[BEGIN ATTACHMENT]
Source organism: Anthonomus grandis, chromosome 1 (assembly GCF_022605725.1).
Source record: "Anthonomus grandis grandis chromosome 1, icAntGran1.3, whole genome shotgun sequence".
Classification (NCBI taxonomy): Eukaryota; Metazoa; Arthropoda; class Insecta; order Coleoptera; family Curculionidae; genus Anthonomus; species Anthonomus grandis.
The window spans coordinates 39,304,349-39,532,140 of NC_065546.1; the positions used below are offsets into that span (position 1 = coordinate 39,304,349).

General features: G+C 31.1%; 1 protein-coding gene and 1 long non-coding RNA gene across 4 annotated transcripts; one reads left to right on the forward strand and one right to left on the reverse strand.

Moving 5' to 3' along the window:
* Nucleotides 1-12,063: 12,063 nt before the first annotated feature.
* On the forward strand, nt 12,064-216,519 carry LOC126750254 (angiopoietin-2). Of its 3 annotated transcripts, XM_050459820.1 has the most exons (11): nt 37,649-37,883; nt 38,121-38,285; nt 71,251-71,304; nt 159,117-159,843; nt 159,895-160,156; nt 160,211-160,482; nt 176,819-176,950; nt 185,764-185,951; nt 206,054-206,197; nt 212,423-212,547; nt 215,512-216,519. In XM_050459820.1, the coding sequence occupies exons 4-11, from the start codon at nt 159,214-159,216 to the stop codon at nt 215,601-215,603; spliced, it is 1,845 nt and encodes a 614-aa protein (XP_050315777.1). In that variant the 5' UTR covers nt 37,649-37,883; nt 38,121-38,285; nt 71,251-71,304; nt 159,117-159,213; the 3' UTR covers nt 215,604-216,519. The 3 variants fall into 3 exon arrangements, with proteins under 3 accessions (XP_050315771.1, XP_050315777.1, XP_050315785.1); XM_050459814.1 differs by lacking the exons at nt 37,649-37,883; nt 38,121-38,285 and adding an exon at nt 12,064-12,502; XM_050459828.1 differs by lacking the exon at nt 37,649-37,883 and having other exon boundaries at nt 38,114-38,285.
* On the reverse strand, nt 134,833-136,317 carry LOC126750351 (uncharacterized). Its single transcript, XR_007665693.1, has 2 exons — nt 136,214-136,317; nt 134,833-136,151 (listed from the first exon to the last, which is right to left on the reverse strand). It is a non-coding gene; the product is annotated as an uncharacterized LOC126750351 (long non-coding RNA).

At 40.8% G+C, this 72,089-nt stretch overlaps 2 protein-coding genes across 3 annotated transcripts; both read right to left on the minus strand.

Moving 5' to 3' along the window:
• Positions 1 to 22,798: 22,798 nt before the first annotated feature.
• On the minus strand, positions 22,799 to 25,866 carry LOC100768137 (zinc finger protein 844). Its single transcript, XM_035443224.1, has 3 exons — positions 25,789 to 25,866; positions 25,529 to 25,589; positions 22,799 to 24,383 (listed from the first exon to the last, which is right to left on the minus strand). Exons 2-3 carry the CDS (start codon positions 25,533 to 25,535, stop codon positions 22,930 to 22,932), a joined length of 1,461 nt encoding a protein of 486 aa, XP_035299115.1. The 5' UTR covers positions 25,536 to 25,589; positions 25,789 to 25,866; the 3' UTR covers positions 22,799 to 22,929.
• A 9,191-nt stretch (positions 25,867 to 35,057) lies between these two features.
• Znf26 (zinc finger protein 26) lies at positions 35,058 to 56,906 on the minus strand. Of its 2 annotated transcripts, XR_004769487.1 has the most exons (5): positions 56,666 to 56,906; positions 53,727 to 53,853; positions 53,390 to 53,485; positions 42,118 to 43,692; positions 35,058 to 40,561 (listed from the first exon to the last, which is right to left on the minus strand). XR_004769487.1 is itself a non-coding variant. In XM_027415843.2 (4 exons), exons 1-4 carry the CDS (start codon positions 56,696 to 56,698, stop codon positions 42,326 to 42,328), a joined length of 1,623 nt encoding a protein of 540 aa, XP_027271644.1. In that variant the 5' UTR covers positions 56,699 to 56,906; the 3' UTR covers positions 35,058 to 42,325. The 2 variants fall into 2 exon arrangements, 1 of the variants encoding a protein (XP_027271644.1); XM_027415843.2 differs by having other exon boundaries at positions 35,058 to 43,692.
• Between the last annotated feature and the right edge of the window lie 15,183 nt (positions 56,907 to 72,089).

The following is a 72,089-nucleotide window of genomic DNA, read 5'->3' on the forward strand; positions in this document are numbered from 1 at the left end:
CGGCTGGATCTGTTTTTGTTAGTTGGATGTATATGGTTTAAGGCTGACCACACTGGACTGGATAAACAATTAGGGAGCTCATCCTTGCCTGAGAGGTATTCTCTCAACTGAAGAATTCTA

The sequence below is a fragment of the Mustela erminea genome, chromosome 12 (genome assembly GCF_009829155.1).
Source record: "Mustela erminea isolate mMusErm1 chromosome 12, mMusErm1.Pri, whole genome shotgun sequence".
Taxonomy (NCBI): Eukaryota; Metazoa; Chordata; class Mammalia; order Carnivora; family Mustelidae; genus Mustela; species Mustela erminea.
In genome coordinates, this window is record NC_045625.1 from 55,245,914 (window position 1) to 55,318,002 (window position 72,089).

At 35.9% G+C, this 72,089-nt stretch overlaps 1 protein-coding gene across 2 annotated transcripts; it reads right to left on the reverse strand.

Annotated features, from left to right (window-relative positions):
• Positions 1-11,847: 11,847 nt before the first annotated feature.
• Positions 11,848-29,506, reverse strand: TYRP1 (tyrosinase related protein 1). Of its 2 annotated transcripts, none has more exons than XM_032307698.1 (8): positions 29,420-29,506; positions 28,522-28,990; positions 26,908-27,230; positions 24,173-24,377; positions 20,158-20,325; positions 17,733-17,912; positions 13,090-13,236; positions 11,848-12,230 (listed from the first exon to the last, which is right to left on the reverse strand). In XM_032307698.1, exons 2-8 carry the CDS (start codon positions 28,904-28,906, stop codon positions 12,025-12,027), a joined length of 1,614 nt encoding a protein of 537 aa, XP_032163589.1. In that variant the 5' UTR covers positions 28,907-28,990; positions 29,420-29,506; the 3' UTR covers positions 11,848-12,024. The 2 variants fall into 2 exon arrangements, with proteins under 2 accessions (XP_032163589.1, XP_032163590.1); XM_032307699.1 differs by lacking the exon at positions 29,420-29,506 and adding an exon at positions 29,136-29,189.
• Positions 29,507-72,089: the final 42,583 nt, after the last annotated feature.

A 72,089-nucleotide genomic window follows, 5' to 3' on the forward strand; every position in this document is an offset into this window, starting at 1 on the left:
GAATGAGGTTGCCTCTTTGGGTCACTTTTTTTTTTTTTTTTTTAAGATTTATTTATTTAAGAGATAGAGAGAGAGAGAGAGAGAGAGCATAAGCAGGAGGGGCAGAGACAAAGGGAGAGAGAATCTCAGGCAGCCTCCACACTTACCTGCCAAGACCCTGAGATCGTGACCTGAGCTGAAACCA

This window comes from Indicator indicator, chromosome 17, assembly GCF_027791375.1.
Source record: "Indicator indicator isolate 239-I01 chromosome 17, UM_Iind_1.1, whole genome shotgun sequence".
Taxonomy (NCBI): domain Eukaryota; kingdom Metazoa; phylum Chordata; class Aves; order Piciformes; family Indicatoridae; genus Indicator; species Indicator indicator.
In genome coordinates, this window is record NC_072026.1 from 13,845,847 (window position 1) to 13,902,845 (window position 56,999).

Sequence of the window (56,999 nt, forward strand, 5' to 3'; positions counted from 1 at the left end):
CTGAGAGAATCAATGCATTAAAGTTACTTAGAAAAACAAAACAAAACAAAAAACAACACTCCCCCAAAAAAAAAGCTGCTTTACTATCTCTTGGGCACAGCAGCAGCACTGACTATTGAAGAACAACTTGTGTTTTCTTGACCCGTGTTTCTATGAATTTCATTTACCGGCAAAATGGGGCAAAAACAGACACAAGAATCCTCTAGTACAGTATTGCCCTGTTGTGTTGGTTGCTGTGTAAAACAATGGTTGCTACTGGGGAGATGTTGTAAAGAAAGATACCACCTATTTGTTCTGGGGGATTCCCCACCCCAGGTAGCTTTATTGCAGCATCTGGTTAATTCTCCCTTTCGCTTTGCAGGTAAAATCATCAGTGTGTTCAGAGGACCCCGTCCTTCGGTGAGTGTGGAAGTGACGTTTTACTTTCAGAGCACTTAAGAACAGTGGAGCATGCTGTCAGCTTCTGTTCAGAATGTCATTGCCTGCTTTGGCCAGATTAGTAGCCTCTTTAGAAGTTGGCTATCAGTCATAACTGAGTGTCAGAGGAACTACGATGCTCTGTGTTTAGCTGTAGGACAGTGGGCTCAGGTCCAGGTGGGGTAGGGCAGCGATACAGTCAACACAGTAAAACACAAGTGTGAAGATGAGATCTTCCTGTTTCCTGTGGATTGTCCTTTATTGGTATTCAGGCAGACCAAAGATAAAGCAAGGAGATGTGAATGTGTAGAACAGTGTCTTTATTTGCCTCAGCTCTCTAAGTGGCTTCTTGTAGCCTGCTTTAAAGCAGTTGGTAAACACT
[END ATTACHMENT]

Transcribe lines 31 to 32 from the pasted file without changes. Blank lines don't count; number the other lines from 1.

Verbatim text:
Source record: "Indicator indicator isolate 239-I01 chromosome 17, UM_Iind_1.1, whole genome shotgun sequence".
Taxonomy (NCBI): domain Eukaryota; kingdom Metazoa; phylum Chordata; class Aves; order Piciformes; family Indicatoridae; genus Indicator; species Indicator indicator.